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Dynamic Transperineal Sonography
DETECTION OF PELVIC FLOOR PATHOLOGY
Recipient of the Best Clinical Presentation Award ASUM 1998 Annual Scientific Meeting (revised May 2009)
This paper described non-invasive ultrasound technique which may enhance, or in some practices provide a cheaper alternative to other methods of imaging pelvic floor dynamics.
Women who have had multiple vaginal deliveries and pelvic surgery are more likely to exhibit pelvic floor dysfunction resulting in urinary or fecal incontinence. Dynamic cystography and MRI DPFs have been the traditional standard in analysing pelvic floor dynamics and the causes of incontinence . In 2008 Christchurch Radiology Group conducted approximately 435 scans of the pelvic floor and anal sphincter and 197 cystograms in order to investigate patients with varying problems.
Literature has described the uses of ultrasound in evaluating urethral, anorectal, and vaginal / perineal tissues in women and children. Recent articles focus on the transperineal technique highlighting its simplicity and effectiveness at evaluating the pathology in this area. In 1998 we added a valsalva manoeuvre to this technique to demonstrate abnormalities caused by damage to the pelvic floor musculature and evaluated the role and usefulness of Dynamic Transperineal Sonography in the diagnosis of the cause, or causes, of urinary and fecal incontinence.
Transperineal sonography is performed using a linear array graduated frequency transducer on patients referred for fecal or urinary disturbances.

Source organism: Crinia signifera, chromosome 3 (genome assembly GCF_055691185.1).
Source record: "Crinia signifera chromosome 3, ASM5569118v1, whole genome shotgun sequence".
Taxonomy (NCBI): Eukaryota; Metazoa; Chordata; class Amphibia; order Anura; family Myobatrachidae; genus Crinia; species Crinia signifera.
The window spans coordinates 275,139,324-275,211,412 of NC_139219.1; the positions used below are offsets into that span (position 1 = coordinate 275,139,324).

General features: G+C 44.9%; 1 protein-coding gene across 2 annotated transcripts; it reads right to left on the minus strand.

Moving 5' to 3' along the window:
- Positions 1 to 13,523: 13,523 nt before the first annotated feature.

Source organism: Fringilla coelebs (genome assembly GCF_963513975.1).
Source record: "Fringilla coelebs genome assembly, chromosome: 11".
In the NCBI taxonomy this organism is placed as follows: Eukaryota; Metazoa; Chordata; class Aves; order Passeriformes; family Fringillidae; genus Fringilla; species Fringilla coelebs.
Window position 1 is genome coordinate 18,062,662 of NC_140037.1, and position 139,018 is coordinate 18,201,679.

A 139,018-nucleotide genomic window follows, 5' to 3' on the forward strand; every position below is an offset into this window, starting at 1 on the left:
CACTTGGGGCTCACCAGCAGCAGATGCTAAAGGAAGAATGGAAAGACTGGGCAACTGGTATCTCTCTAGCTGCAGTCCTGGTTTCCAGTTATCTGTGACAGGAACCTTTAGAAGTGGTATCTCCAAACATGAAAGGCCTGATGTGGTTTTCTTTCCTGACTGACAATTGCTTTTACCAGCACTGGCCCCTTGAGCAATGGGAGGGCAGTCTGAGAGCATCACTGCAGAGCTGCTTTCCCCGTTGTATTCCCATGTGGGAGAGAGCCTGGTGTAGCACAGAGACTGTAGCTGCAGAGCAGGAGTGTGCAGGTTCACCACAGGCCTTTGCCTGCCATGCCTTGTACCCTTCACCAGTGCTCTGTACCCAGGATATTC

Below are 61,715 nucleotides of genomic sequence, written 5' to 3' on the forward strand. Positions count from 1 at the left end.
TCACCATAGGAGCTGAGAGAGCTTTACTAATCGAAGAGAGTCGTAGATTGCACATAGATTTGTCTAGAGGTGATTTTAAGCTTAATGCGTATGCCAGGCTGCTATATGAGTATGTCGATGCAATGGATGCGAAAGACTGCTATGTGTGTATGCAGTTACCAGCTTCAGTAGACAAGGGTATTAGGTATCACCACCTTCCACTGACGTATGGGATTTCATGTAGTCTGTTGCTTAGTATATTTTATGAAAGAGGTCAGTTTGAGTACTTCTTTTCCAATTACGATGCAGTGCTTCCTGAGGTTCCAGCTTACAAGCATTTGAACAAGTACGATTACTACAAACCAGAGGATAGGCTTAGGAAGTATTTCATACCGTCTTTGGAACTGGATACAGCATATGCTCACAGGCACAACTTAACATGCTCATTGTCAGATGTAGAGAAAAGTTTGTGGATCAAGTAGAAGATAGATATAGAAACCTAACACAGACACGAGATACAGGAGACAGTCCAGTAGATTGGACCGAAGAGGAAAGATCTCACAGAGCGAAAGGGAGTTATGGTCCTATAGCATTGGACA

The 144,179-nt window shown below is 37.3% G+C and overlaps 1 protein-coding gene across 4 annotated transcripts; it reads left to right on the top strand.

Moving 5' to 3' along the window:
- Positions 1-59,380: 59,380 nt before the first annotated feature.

Patients lie in the dorsal lithotomy position. Images are obtained longitudinally in the midline of the urethra and vagina, and the anal sphincter. Parasagittal views are only taken if considered necessary eg; where masses are seen. Longitudinal midline views were taken during valsalva. Axial images were obtained in the caudal, mid and superior sections of the anal canal and a single axial section through the vaginal region during valsalva.
Bladder and rectal prolapses are easily identified by excessive movement of the bladder and rectum inferiorly toward the probe through the pelvic floor musculature.
Anal sphincter tears particularly of the inner ring are easily identified and quantified using this method.
We concluded at the time of the original study that ultrasound provided a safe , non invasive and relatively inexpensive alternative to cystography and DPFs particularly where prolapse or anal sphincter damage is suspected.